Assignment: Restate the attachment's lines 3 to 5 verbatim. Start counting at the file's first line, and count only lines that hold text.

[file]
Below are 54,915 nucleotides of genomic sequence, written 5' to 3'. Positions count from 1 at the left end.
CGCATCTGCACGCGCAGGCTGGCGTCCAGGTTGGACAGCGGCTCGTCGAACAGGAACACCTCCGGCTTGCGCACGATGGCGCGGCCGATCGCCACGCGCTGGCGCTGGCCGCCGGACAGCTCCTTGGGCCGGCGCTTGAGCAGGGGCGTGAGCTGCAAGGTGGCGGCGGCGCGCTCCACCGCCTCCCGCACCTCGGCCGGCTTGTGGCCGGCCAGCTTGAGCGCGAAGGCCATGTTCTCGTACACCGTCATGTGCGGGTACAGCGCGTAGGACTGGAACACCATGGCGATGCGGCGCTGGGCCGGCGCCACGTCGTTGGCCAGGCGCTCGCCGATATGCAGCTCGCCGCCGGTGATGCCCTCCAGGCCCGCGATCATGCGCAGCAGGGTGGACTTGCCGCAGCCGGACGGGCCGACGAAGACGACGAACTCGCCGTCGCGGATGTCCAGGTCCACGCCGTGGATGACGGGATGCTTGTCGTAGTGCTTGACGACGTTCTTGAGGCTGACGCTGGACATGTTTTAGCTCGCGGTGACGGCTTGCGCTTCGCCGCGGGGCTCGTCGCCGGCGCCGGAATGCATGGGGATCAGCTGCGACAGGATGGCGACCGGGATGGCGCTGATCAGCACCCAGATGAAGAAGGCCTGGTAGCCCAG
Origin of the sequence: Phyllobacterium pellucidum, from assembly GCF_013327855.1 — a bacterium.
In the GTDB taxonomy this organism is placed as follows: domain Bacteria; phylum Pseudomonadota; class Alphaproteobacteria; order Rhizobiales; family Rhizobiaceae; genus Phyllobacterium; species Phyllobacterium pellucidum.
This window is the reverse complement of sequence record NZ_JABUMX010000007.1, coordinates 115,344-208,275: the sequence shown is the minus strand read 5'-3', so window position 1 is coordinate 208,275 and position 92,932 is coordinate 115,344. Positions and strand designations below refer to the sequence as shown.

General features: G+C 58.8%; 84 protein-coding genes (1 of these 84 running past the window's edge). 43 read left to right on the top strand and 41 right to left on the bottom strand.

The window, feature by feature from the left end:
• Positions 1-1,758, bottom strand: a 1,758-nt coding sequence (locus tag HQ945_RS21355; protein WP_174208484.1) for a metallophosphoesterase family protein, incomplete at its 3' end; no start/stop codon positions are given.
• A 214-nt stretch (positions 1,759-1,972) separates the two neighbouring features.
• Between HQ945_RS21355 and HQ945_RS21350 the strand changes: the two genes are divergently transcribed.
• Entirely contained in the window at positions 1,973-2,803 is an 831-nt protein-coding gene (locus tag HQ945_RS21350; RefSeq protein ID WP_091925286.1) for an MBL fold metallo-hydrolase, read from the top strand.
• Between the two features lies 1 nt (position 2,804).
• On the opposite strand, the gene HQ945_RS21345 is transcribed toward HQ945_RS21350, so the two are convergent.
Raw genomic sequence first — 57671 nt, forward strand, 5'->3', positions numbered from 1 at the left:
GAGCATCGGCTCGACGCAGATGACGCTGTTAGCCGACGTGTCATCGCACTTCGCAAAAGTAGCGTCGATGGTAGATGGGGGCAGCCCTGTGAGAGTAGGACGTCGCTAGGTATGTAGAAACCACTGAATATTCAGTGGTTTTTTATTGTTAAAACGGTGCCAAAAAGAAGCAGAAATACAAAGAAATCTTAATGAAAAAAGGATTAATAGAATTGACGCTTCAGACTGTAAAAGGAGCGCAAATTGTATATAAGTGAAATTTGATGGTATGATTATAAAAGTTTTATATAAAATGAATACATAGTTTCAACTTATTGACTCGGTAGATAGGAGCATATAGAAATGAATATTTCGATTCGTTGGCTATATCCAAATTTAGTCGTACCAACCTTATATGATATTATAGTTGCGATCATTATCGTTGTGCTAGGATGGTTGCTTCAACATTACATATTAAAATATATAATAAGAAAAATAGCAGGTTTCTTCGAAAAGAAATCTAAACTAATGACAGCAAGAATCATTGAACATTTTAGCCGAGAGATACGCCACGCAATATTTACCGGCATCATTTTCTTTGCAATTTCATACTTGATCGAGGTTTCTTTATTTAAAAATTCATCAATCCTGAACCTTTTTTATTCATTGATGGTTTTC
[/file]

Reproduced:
Origin of the sequence: Phyllobacterium pellucidum, from assembly GCF_013327855.1 — a bacterium.
In the GTDB taxonomy this organism is placed as follows: domain Bacteria; phylum Pseudomonadota; class Alphaproteobacteria; order Rhizobiales; family Rhizobiaceae; genus Phyllobacterium; species Phyllobacterium pellucidum.
This window is the reverse complement of sequence record NZ_JABUMX010000007.1, coordinates 115,344-208,275: the sequence shown is the minus strand read 5'-3', so window position 1 is coordinate 208,275 and position 92,932 is coordinate 115,344. Positions and strand designations below refer to the sequence as shown.